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HomeGlobal Perspective & Critical ResearchRevealed: Facebook’s Secret Blacklist Of “Dangerous Individuals and Organizations”

Revealed: Facebook’s Secret Blacklist Of “Dangerous Individuals and Organizations”

Author: Sam Biddle

Affiliation: American technology journalist at The Intercept

Organization/Publisher: The Intercept

Date/Place: October 12, 2021/USA

Type of Literature: Opinion Article

Word Count: 2693


Keywords: Facebook, Facebook’s DIO policy, Al Aqsa Mosque, BuzzFeed News.


Facebook since long has stripped users from expressing freely about people and groups it says promote violence. The limitations trace back to 2012, when in the face of growing alarm in Congress and the United Nations about claimed online terrorist enlistment, Facebook added to its Community Standards a ban on “organizations with a record of terrorist or violent criminal activity.” This modest rule has since extended into what’s known as the Dangerous Individuals and Organizations policy (DIO), a comprehensive set of boundaries on what Facebook’s nearly 3 billion users can say about an enormous and ever-growing roster of entities deemed beyond the pale. But as with other attempts to limit personal freedoms in the name of counterterrorism, the list is overwhelmingly Islamophobic and a reflection of US-centric policies. It is built atop a blacklist of over 4,000 people and groups, including politicians, writers, charities, hospitals, hundreds of music acts, and long-dead historical figures. Lately, Facebook’s DIO policy hit the Taliban’s newly established government in Afghanistan—when the Taliban resumed control of the country, Facebook declared the group as banned from having a presence on its apps. Facebook now finds itself in the position of not just censoring an entire country’s political leadership but placing serious constraints on the public’s ability to discuss or even merely depict it. In May, Facebook deleted a variety of posts by Palestinians attempting to document Israeli state violence at Al Aqsa Mosque, the third holiest site in Islam, because company staff mistook it for an unrelated organization on the DIO list with “Al-Aqsa” in its name (of which there are several), judging from an internal memo obtained by BuzzFeed News. Last month, Facebook censored an Egyptian user who posted an Al Jazeera article about the Al-Qassam Brigades, a group active in neighboring Palestine, along with a caption that read simply “Ooh” in Arabic. Al-Qassam does not appear on the DIO list, and Facebook’s Oversight Board wrote that “Facebook was unable to explain why two human reviewers originally judged the content to violate this policy.” While the past two decades have inured many the world over to secret ledgers and laws like watchlists and no-fly bans, Facebook’s privatized version indicates that “we’ve reached a point where Facebook isn’t just abiding by or replicating U.S. policies but going well beyond them.” “We should never forget that nobody elected Mark Zuckerberg, a man who has never held a job other than CEO of Facebook.”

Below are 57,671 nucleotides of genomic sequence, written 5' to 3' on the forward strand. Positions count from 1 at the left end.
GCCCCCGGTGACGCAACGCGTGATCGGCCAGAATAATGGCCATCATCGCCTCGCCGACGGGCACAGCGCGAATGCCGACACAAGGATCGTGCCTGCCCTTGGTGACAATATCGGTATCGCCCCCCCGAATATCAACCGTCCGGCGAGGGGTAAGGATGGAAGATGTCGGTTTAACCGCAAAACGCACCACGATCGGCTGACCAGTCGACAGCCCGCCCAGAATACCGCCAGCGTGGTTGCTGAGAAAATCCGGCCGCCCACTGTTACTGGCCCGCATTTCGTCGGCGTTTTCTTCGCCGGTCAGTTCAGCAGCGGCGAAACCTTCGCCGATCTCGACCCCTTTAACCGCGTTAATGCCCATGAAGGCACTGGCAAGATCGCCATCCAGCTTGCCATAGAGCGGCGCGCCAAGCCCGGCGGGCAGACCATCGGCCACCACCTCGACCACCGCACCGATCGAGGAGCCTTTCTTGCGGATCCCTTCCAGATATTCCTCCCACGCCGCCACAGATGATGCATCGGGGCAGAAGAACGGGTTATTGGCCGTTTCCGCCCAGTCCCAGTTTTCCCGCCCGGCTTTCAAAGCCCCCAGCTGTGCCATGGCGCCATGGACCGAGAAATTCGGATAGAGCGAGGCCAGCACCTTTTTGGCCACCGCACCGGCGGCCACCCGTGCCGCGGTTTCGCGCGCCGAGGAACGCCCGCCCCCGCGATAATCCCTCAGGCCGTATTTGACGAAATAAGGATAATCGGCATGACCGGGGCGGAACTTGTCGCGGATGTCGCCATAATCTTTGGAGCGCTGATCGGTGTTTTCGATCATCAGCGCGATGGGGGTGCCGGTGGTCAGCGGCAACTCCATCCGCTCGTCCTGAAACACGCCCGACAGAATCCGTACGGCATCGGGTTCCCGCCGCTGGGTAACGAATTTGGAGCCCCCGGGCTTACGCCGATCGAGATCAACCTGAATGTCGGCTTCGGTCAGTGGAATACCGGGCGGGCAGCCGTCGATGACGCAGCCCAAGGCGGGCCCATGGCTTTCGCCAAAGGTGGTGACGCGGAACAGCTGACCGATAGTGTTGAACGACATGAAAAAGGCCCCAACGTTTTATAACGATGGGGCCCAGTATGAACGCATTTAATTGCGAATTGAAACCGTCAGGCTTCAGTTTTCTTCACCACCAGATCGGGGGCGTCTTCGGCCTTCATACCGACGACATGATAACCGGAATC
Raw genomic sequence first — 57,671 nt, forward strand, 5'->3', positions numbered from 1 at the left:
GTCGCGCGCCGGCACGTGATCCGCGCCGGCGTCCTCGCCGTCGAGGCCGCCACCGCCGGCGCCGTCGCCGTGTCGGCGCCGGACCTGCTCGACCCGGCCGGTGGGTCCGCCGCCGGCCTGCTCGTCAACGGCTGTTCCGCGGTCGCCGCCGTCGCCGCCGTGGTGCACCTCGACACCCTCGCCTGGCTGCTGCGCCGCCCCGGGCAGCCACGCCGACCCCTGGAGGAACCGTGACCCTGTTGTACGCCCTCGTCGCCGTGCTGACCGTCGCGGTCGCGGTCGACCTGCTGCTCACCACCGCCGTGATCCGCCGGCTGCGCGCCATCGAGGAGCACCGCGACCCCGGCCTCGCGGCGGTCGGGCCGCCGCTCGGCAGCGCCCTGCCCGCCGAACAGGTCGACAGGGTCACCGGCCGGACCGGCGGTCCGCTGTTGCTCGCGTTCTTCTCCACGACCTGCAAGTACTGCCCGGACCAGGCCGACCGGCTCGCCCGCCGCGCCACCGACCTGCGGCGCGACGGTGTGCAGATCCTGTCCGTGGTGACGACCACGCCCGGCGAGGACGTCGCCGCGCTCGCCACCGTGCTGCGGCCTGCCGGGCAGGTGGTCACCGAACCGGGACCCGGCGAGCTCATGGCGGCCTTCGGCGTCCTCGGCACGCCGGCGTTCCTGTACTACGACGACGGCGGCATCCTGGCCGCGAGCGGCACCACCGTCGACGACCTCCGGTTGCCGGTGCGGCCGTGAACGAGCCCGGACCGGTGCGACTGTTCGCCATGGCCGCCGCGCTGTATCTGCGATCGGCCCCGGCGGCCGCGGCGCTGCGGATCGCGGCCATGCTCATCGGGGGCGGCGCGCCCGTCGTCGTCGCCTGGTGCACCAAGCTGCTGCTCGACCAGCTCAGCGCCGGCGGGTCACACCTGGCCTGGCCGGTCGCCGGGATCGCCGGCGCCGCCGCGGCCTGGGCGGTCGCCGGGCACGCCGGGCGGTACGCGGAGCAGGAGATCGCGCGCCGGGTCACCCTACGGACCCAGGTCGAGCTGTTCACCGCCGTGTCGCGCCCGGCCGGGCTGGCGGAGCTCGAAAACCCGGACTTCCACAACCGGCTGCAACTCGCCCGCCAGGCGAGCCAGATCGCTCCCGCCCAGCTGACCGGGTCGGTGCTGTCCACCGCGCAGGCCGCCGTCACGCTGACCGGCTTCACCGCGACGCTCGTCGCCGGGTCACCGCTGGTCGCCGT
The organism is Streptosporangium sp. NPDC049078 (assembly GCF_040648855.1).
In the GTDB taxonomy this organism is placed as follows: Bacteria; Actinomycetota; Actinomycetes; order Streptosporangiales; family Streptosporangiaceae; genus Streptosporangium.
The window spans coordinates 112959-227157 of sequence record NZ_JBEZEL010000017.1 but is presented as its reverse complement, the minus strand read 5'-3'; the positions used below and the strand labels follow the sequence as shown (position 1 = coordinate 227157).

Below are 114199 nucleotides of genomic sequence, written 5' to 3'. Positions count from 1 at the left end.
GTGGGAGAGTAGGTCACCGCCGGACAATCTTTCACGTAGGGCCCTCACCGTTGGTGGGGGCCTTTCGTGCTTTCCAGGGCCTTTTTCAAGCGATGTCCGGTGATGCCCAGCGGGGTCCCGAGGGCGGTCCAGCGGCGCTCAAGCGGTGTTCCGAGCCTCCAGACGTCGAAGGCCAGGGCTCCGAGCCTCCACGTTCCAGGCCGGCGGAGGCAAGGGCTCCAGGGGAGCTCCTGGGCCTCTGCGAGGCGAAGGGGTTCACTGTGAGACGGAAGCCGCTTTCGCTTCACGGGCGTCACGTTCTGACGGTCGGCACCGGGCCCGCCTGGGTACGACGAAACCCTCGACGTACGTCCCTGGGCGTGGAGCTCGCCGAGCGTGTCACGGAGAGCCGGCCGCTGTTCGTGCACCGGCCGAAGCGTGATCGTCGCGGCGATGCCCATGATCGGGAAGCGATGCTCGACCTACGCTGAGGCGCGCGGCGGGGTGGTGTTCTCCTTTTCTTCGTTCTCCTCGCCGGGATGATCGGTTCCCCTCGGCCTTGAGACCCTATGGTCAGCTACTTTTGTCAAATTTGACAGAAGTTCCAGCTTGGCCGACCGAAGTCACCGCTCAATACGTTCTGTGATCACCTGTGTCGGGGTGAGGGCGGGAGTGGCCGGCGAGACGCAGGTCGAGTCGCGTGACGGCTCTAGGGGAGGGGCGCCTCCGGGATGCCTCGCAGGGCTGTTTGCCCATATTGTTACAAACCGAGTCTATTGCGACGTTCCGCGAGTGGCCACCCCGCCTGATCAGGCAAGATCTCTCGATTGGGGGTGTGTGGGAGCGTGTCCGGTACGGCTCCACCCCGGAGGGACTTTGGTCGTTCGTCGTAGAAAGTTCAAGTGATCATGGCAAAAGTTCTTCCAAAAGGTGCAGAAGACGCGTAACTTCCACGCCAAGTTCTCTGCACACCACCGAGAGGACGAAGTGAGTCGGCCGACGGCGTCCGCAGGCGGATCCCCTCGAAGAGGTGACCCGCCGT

By: Maryam Khan, CIGA Research Associate



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